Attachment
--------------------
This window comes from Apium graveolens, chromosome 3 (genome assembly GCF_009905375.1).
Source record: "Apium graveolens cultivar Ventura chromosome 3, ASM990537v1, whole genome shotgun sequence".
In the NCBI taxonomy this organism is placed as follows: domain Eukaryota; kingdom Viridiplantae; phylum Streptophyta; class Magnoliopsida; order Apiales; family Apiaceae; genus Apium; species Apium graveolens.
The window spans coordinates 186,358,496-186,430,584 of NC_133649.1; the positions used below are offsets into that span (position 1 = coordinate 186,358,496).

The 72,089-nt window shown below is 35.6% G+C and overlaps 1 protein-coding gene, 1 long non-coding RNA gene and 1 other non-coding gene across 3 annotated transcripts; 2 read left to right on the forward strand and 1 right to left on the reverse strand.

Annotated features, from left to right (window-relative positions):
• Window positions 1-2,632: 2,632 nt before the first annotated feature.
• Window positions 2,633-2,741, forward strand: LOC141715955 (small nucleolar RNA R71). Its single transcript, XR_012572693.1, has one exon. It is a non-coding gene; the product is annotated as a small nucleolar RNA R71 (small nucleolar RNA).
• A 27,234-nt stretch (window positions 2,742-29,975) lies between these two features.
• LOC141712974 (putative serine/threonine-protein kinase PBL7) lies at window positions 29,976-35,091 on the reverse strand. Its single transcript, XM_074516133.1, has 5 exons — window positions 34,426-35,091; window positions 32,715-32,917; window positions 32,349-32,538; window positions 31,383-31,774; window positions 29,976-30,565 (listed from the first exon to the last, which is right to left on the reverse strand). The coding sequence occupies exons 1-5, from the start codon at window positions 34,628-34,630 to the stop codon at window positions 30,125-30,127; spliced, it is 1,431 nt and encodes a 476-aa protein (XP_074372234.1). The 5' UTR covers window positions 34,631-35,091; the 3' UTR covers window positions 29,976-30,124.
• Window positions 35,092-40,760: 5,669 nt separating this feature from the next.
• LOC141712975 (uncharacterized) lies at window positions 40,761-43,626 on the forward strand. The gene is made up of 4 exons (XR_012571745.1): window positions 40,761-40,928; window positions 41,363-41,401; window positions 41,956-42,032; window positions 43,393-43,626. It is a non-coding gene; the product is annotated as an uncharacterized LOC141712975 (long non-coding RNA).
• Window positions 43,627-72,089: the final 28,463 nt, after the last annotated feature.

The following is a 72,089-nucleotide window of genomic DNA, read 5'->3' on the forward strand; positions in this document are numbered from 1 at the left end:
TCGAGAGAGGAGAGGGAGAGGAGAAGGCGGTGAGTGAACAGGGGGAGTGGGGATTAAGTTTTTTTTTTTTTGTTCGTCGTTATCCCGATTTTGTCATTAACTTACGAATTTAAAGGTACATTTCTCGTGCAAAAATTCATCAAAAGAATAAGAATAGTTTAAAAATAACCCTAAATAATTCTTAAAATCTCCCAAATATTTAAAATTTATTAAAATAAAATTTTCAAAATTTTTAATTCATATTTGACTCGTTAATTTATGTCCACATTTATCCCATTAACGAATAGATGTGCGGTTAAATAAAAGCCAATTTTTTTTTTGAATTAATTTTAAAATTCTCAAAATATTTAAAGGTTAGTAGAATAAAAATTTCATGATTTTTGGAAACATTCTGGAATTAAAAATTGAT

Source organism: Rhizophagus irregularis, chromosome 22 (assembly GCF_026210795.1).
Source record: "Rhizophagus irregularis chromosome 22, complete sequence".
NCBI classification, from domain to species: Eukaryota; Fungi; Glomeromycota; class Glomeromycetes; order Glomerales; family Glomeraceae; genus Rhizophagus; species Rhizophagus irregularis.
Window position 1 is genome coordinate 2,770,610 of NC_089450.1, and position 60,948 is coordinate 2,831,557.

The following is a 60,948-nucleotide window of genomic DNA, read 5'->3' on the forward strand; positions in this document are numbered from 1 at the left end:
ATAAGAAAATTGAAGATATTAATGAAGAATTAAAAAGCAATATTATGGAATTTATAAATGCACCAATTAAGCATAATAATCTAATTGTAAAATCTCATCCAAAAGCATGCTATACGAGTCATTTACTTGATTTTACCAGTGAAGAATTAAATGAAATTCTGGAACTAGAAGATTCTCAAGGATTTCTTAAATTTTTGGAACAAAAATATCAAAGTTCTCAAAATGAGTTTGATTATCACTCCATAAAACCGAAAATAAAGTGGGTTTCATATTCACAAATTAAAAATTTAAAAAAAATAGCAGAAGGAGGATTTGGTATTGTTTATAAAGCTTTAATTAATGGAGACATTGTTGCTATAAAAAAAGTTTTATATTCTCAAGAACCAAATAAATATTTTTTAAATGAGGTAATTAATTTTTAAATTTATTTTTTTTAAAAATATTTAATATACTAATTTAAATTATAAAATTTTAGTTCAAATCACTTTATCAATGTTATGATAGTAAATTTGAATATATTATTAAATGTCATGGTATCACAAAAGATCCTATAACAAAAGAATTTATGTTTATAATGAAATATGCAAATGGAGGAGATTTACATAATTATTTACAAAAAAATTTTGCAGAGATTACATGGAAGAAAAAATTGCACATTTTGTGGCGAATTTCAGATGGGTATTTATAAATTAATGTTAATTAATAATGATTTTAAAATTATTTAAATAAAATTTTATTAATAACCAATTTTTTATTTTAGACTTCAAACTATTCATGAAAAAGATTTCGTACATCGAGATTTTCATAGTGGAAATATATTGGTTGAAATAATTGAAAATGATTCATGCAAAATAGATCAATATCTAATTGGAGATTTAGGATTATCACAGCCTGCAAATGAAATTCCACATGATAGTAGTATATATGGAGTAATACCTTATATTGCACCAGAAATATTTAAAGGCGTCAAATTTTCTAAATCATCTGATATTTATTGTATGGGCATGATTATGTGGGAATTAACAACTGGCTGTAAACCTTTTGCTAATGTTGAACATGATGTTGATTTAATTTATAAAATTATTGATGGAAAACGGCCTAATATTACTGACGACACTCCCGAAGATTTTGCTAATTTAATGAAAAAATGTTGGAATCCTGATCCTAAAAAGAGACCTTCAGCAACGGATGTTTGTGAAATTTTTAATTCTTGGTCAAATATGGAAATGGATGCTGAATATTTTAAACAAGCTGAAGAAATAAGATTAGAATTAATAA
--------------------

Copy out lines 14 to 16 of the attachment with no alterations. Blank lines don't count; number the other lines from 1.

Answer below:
The following is a 72,089-nucleotide window of genomic DNA, read 5'->3' on the forward strand; positions in this document are numbered from 1 at the left end:
TCGAGAGAGGAGAGGGAGAGGAGAAGGCGGTGAGTGAACAGGGGGAGTGGGGATTAAGTTTTTTTTTTTTTGTTCGTCGTTATCCCGATTTTGTCATTAACTTACGAATTTAAAGGTACATTTCTCGTGCAAAAATTCATCAAAAGAATAAGAATAGTTTAAAAATAACCCTAAATAATTCTTAAAATCTCCCAAATATTTAAAATTTATTAAAATAAAATTTTCAAAATTTTTAATTCATATTTGACTCGTTAATTTATGTCCACATTTATCCCATTAACGAATAGATGTGCGGTTAAATAAAAGCCAATTTTTTTTTTGAATTAATTTTAAAATTCTCAAAATATTTAAAGGTTAGTAGAATAAAAATTTCATGATTTTTGGAAACATTCTGGAATTAAAAATTGAT

Source organism: Rhizophagus irregularis, chromosome 22 (assembly GCF_026210795.1).